MDSGC Students at 231st AAS Meeting

MDSGC proudly supported presentations by several students at the 231st meeting of the American Astronomical Society (AAS), held January 8-12, 2018, in Washington, DC.

Towson Professor James Overduin with students at 231st AAS meeting.

The poster topics included using the 2017 total solar eclipse to repeat Arthur Eddington’s 1919 test of General Relativity; using Towson University’s telescope to study the resolution of Olbers’ Paradox; and using the asteroid Psyche to test the Equivalence Principle. What the projects have in common is their connection to astronomical observations and fundamental physics, a strong emphasis on hands-on student research, and their supervisor: Towson University Professor¬†James Overduin. The three posters presented at the AAS meeting represent collaborations among Towson faculty and students and several local high school students.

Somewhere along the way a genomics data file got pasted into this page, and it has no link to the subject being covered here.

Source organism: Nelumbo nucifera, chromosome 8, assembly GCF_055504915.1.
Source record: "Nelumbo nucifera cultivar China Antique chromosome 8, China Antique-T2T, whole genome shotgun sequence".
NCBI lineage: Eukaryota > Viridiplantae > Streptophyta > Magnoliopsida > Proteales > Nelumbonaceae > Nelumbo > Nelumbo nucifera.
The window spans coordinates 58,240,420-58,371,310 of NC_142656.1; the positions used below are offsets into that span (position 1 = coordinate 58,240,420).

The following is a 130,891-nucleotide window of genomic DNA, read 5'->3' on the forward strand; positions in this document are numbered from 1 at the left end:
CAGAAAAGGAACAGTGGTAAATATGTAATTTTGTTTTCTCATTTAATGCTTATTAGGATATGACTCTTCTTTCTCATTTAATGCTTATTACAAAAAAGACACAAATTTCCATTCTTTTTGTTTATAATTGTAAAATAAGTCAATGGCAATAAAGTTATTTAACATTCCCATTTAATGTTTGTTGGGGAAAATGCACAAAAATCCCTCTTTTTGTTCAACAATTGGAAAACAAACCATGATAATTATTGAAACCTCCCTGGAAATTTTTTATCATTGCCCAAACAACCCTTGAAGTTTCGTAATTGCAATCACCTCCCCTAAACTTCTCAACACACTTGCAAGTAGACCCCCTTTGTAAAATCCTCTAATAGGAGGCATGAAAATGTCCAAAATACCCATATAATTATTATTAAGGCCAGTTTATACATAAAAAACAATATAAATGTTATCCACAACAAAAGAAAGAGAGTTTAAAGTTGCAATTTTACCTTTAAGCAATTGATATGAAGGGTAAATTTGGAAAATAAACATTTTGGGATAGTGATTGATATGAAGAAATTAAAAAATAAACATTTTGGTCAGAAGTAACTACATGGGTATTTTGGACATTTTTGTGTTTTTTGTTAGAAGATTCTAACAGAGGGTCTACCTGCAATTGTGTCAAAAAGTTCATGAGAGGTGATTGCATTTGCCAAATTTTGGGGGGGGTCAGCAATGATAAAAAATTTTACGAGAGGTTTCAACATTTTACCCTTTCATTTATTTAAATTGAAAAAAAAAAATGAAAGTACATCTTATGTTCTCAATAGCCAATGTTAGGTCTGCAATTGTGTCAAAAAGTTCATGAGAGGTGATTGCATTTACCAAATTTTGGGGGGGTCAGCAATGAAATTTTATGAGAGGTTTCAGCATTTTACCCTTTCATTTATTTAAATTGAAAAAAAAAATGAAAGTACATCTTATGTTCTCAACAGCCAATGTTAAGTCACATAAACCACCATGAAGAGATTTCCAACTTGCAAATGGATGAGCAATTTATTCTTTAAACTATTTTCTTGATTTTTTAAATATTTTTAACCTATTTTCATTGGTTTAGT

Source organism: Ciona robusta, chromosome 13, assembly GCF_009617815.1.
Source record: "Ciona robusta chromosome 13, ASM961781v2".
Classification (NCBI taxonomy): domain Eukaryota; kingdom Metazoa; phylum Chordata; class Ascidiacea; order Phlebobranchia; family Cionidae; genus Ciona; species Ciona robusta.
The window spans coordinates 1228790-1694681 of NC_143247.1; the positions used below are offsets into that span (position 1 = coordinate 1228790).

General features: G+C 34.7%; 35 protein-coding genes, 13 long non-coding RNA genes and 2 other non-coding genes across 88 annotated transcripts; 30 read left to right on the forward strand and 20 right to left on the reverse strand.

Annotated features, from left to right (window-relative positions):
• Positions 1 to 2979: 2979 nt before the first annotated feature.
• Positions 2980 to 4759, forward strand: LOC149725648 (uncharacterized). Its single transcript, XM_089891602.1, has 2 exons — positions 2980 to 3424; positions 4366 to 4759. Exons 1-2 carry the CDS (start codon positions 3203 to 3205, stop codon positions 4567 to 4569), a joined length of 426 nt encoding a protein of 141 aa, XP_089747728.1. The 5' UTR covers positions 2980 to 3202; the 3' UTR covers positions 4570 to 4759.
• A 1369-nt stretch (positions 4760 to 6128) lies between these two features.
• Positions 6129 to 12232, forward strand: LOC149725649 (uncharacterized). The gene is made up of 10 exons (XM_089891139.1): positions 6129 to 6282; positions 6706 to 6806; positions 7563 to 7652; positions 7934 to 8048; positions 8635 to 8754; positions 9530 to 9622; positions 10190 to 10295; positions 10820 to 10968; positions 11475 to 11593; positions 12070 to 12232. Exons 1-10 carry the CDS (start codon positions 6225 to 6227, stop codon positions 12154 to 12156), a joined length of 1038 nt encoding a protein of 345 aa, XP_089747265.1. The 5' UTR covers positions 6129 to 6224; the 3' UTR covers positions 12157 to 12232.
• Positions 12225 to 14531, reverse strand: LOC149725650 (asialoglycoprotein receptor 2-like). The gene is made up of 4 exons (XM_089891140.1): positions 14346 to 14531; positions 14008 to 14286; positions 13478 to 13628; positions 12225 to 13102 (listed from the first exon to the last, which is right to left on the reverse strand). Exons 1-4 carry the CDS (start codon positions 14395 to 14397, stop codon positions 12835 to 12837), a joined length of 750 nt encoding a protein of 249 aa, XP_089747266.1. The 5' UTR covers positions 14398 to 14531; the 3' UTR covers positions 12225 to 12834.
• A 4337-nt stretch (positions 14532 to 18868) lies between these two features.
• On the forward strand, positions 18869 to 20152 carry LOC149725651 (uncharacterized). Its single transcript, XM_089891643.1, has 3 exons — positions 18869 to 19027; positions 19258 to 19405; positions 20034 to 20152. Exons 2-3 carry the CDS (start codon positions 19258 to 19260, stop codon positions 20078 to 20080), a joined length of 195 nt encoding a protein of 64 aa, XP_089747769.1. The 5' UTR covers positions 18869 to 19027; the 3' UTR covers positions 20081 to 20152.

The solar eclipse poster generated considerable discussion that kept its authors Keri McClelland and Kelsey Glazer busy answering questions. Professor Overduin explained its popularity: “It seems that we are one of only two or three teams who have tried to do this (replicate Eddington’s test with the 2017 eclipse) and that only one other has been able to do more than us.”

MDSGC congratulates the Towson team on their accomplishments and wishes them success in their future projects! The three student posters are reproduced below.

Poster on students repeating Eddington's test of General Relativity using 2017 solar eclipse.

Olbers paradox poster from 231st AAS meeting.

Psyche poster from 231st AAS meeting.